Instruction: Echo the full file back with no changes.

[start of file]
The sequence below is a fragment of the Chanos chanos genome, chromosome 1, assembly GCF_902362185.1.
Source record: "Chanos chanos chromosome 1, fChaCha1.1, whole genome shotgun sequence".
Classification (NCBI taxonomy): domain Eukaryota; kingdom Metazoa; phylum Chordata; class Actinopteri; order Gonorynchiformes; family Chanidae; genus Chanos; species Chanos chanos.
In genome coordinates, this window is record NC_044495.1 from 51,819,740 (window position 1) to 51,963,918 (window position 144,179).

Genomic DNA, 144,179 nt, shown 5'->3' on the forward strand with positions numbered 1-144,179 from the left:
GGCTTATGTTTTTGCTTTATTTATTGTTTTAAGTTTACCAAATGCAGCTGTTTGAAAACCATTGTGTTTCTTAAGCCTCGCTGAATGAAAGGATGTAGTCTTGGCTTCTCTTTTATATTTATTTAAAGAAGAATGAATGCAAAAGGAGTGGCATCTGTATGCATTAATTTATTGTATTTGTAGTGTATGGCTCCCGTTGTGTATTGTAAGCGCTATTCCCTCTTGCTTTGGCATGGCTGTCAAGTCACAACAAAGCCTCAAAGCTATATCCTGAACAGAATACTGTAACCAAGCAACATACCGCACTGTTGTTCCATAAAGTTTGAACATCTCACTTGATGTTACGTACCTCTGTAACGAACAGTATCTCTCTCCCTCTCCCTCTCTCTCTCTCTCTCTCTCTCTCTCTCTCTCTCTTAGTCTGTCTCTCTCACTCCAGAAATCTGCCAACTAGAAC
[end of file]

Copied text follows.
The sequence below is a fragment of the Chanos chanos genome, chromosome 1, assembly GCF_902362185.1.
Source record: "Chanos chanos chromosome 1, fChaCha1.1, whole genome shotgun sequence".
Classification (NCBI taxonomy): domain Eukaryota; kingdom Metazoa; phylum Chordata; class Actinopteri; order Gonorynchiformes; family Chanidae; genus Chanos; species Chanos chanos.
In genome coordinates, this window is record NC_044495.1 from 51,819,740 (window position 1) to 51,963,918 (window position 144,179).

Genomic DNA, 144,179 nt, shown 5'->3' on the forward strand with positions numbered 1-144,179 from the left:
GGCTTATGTTTTTGCTTTATTTATTGTTTTAAGTTTACCAAATGCAGCTGTTTGAAAACCATTGTGTTTCTTAAGCCTCGCTGAATGAAAGGATGTAGTCTTGGCTTCTCTTTTATATTTATTTAAAGAAGAATGAATGCAAAAGGAGTGGCATCTGTATGCATTAATTTATTGTATTTGTAGTGTATGGCTCCCGTTGTGTATTGTAAGCGCTATTCCCTCTTGCTTTGGCATGGCTGTCAAGTCACAACAAAGCCTCAAAGCTATATCCTGAACAGAATACTGTAACCAAGCAACATACCGCACTGTTGTTCCATAAAGTTTGAACATCTCACTTGATGTTACGTACCTCTGTAACGAACAGTATCTCTCTCCCTCTCCCTCTCTCTCTCTCTCTCTCTCTCTCTCTCTCTCTCTTAGTCTGTCTCTCTCACTCCAGAAATCTGCCAACTAGAAC